Almost immediately upon arriving in San Diego after 5 hours of traveling, I was treated to a 3 hour road trip. What joy! After sitting still for so long I feel as if the blood starts draining from my brain and extremities straight down to my ass. My consciousness and mobility are lessened and after awhile I’m a puddle of a man sitting in a puddle of blood encapsulated within my buttocks. So, after a beautiful car ride through a strange mountainous landscape peppered with massive boulders that I’ve never seen anything like to flat, dry, sparse desert country (from San Diego to the desert town of Niland) we were officially in the middle of nowhere.
You may ask why we had come to the middle of nowhere. I may have been asking myself this as well. But as soon as I arrived I knew the butt-blood-pooling was worth it. After a quick stop at the local grocery store, we had arrived at Salvation Mountain. Basically just click the link and check it out. It’d be pointless to describe on my own what it’s all about. I have to say that it is pretty impacting and insane. It hit me on a bunch of levels but mostly it was the creator of the mountain himself that stood out the most. Right when we pulled up to his site where he lives full time in an old brokedown trailer, 77 year-old Leonard Knight offered to give us a tour of the art project/personal mission that he has been working on for the past 20 years. He was literally excited that we were there and so pumped to show us around his work. I wanted to hold this man like a baby and give him some water from my jug and a few duplex cookies that I was carrying around. He had a perfect lighthearted spirit and his life focus was to show that Jesus loves everyone – who can argue with that? This man was his mountain and message combined. After giving us his tour we were left to wander around and attempt to take in everything in front of us.
Our next stop was slab city, but first we had to find it. If you’ve ever read or seen Into the Wild, then you know about this area. Slab city is a squatter’s paradise in the middle of the desert. It’s the leftover concrete slabs from a military base that was deconstructed leaving a place for people to congregate, mostly in the winter months. In the movie/book this is where Christopher McCandless stays for a little while with a hippie couple that had befriended. Even salvation mountain and Leonard make a cameo in the film. The problem with trying to find Slab City was that it was too easy and us over-thinking city folk made it more difficult than it needed to be. We turned back at the sign where it welcomed you which had a dirt road that led to nowhere. We drove this for a solid half hour (stopping at train tracks to flatten quarters and throw rusty debris at the train & running into 4 intoxicated mexicans with big shiny trucks in front of a hidden run down farm area that we were pretty sure was either a meth lab or heroin drop off) before turning around only to realize that it was located directly behind Salvation Mountain. We had seen it from the top of the mountain before only to think it was random trailers. The problem was that we were expecting herds of trailers parked perfectly in parallel rows and this was just more… random. Also – starting in the spring, the population thins from the thousands to about 150. We drove around the area and ran into some locals before finding the stage from the movie and photographing it like the city tourists we were. I really hope to get back to this place sometime soon – it felt real. The stage area (the Range) was covered with nothing new and it seemed like we had taken a trip to the western frontier 50 years ago. There was definitely a pull to stay and talk to the Slabbians about their colorful lives and to watch the weekly concert they hold but unfortunately this was not going to happen. I reluctantly returned to the car to head back to civilization hoping to be back before I’m too old…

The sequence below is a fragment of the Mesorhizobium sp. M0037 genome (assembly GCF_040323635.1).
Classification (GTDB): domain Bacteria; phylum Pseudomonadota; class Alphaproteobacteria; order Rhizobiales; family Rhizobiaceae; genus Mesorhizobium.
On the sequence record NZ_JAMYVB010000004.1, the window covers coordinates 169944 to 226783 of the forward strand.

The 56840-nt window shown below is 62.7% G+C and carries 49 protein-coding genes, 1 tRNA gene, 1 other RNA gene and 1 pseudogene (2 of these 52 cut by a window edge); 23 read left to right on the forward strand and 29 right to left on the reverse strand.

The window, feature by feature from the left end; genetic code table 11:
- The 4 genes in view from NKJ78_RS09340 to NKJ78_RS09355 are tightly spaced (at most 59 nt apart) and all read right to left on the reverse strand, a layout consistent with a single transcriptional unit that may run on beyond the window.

We eventually made it back home, bought some delicious burritos and watched grown men beat the crap out of each other on UFC – a pretty stark contrast to the peaceful Leonard Knight we had met earlier in the day. I zoned out thinking about the day and retired to my room early to try and dream of the crazy colors and beautiful inspiration I had just seen. Plus, I was effing tired.